Fifteen years after an incident at a Japanese nuclear power plant, physicist Joe Brody (Cranston) joins forces with his soldier son Ford (Taylor-Johnson) to eke out the truth of what really happened. What they uncover is prelude to global-threatening de
There is a moment in Gareth Edwards’ Godzilla in which two creatures — M.U.T.O.s in the film’s parlance — start nuzzling. Given the director’s startling lo-fi debut Monsters gave us full-on creature rutting, you might fear that this is a daring director being shackled by a rating-conscious studio. Happily, the Brit director’s take on the Toho studio icon gives full reign to his ability to create compelling imagery and a knockout monster mash. It’s a shame, then, that the movie gets caught between honouring the character’s B-movie conceit AND delivering a let’s-take-everything-super-seriously approach de rigueur in post-Dark Knight blockbusterdom. If any film needed a sense of levity, it is one about a 355-foot lizard hitting stuff.
The movie gets off to a cracking start, a title sequence depicting nuclear tests, Darwinian theory, sea monster illustrations and redacted information all to Alexandre Desplat’s flash-and-thunder score. Yet, unlike 99.9 per cent of recent blockbusters, the film then admirably slows down to set up story strands of (chillingly mounted) family tragedy, anomalous seismic activity, frustrated interrogations, perplexed scientists and all-round conspiracy.
The models here seem to be Jurassic Park and particularly Close Encounters (look out for the gas masks bit) as the film flits between personal tales — bomb disposal officer Ford Brody (Aaron Taylor-Johnson) helps his father Joe (Bryan Cranston) investigate what really happened at the Janjira nuclear plant — and a global overview, in which scientists (Ken Watanabe, Sally Hawkins) team up with the military (David Strathairn) to try and make sense of it all.
Edwards and credited writer Max Borenstein try their darnedest to legitimise the potentially hokey conceit, smartly respecting the creature’s atomic age roots by imagining the ’50s nuclear tests as attempts to kill off the subterranean creatures and peppering the movie with post-War On Terrorism reference points: jets plummeting out of the sky, carnage playing out on 24-hour rolling news, helicopter shots of refugees escaping to safety, the displaced seeking out loved ones in huge stadia. There is definitely no place for Godzooky in this world.
Yet underneath the patina of realism, Godzilla doesn’t have the story smarts to pull you through. Much of the drama set up in the first 30 minutes bears little consequence later on. The scene work suffers from logic lapses (where does Watanabe get his preternatural understanding of Godzilla’s motives?) or feels just plain fudged — a plan involving a nuclear bomb is unclear and unthrilling.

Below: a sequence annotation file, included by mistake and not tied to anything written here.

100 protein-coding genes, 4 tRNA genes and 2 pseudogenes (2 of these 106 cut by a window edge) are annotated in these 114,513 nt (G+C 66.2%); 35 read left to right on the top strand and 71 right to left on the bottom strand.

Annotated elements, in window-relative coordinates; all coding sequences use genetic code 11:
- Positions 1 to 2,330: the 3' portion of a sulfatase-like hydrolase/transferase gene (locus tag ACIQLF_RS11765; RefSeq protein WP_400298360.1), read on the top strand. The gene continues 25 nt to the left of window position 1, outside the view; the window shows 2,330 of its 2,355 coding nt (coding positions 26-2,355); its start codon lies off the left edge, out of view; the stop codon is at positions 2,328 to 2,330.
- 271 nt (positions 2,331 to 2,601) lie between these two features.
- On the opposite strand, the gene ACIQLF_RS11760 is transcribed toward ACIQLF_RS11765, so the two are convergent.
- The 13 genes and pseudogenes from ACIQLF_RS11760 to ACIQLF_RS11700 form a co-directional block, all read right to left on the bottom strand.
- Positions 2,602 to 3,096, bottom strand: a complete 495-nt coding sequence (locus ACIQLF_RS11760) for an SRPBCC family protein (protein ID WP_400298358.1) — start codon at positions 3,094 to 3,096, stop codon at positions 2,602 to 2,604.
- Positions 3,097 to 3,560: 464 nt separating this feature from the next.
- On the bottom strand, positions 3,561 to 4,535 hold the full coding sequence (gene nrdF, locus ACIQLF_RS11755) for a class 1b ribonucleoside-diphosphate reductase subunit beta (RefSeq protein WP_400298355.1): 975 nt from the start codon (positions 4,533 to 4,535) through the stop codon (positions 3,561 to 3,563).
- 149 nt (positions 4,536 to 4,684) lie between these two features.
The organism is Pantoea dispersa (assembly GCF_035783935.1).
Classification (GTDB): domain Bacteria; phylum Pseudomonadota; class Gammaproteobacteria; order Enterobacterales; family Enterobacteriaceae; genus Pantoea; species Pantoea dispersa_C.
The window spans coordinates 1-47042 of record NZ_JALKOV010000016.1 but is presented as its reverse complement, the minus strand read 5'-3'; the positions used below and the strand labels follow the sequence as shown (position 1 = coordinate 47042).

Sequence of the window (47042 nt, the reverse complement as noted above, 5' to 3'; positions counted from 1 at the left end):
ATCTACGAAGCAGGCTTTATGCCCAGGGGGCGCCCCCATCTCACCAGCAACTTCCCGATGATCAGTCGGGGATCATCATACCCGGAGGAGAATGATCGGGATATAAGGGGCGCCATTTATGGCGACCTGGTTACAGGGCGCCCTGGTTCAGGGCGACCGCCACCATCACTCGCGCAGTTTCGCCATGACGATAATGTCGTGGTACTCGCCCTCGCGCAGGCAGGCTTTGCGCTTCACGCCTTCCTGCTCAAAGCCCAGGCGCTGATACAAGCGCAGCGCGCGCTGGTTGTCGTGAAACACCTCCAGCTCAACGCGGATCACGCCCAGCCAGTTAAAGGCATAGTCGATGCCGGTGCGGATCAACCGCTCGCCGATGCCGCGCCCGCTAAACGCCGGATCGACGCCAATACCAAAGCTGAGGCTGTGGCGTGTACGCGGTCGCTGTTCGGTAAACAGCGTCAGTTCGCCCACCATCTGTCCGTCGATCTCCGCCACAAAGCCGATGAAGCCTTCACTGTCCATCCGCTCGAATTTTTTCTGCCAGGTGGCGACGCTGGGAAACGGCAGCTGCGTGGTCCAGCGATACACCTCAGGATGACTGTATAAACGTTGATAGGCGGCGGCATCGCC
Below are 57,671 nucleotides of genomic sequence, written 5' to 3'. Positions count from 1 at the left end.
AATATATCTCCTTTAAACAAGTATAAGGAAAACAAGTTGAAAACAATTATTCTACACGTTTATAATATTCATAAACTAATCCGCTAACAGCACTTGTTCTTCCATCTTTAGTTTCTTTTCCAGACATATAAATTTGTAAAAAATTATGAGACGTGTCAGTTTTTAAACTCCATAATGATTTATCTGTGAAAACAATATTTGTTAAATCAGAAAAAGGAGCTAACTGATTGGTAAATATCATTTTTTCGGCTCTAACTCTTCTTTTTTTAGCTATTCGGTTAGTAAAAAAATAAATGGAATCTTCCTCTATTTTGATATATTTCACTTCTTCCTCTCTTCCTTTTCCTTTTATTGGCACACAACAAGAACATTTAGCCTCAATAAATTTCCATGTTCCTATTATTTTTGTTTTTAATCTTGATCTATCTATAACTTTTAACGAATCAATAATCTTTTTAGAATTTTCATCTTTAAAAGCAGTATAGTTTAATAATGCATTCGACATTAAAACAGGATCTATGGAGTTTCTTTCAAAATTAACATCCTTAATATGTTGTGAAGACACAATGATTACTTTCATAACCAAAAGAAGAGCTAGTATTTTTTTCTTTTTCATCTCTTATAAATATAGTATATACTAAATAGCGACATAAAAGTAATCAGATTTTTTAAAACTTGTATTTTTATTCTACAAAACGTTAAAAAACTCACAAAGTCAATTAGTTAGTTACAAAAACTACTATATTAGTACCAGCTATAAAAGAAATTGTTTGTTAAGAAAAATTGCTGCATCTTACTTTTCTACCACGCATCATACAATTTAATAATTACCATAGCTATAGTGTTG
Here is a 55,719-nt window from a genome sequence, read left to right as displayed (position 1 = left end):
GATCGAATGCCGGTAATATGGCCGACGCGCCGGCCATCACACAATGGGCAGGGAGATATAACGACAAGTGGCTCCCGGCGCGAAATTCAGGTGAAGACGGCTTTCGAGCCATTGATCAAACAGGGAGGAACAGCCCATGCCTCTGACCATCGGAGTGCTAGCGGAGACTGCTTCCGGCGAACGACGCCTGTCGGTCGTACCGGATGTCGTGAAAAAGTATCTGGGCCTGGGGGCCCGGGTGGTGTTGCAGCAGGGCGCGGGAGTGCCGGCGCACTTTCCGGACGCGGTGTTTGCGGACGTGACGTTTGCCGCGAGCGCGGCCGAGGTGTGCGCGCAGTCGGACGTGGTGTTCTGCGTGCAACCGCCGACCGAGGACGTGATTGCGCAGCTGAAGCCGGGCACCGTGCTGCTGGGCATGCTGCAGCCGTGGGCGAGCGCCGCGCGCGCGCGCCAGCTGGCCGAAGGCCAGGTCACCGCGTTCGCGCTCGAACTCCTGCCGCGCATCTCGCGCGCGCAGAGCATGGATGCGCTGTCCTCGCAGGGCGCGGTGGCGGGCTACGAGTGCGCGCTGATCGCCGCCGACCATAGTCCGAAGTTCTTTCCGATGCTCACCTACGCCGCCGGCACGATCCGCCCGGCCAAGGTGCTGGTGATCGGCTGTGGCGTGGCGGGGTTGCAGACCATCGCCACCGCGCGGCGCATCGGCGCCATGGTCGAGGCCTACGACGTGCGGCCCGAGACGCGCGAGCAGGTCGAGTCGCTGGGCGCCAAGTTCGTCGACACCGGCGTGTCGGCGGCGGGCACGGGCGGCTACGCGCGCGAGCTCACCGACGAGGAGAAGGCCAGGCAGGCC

Edwards creates evocative moments, both small — a slug crawls over a toy tank — and huge — a submarine dangles from a tree — but he has less of a sense of keying it into a narrative imperative. The HALO jumping that everyone loved in the trailer remains fantastic but makes little sense when it appears the army can simply drive into the danger zone. If the movie had a different, more playful tone — Independence Day, for example — all this would be less problematic. But in the credible real world the film seems to want to set up, it just rings dumb.
While the characters may get time to breathe, they don’t emerge as a complex, memorable bunch. For all the great casting, the first-base writing never allows these people to emerge as anything but stock characters. Bryan Cranston is at his most Cranstonish as a man trying to prove a theory deemed crackpot, Aaron Taylor-Johnson is a colourless, stoic soldier, a criminally under-utilised Elizabeth Olsen is a wife-mother-nurse permanently stuck on the end of a phone, Ken Watanabe is a noble Japanese scientist who spurts homilies about messing with nature, Sally Hawkins his exposition-clarifying assistant, and David Strathairn labours as a one-note military man. Given, as with most creature features, the humans are bystanders doing practically zilch to affect the outcome, it demanded a more rounded, engaging dramatis personae.
This lack of personality extends to the main monster. In certain respects the Lizard King struggles to register as the star of his own film. Not only does Edwards afford the evil M.U.T.O.s (Massive Unidentified Terrestrial Objects) a better introduction — Godzilla’s entrance feels a bit thrown away — the malevolent, moth-like creatures also seem to get longer screen time and more characterful business.
As you’d expect, Edwards excels in creating awesome kaiju juju — be it toppling aircraft like dominoes or Godzilla swimming under a battleship — that always leaves you wanting more until the battle for San Francisco delivers on the promise. This is not the men-in-suits wrestling we’ve seen before; instead it’s a beautifully shot (very Apocalypse Now-y) and choreographed smackdown that, for once, doesn’t feel like a bunch of pixels hitting each other. It somehow combines the richness and charm of a ’50s George Pal flick with the believability modern technology affords. If the rest of the film could have pulled off the same trick, it would be the Godzilla of our dreams.
Edwards film boasts great filmmaking, noble intentions and cracking monster action. Yet it never reconciles its B-movie origins preposterous premise, clichéd characters with its solemn, Nolanised tone. This Godzilla stomps but very rarely romps.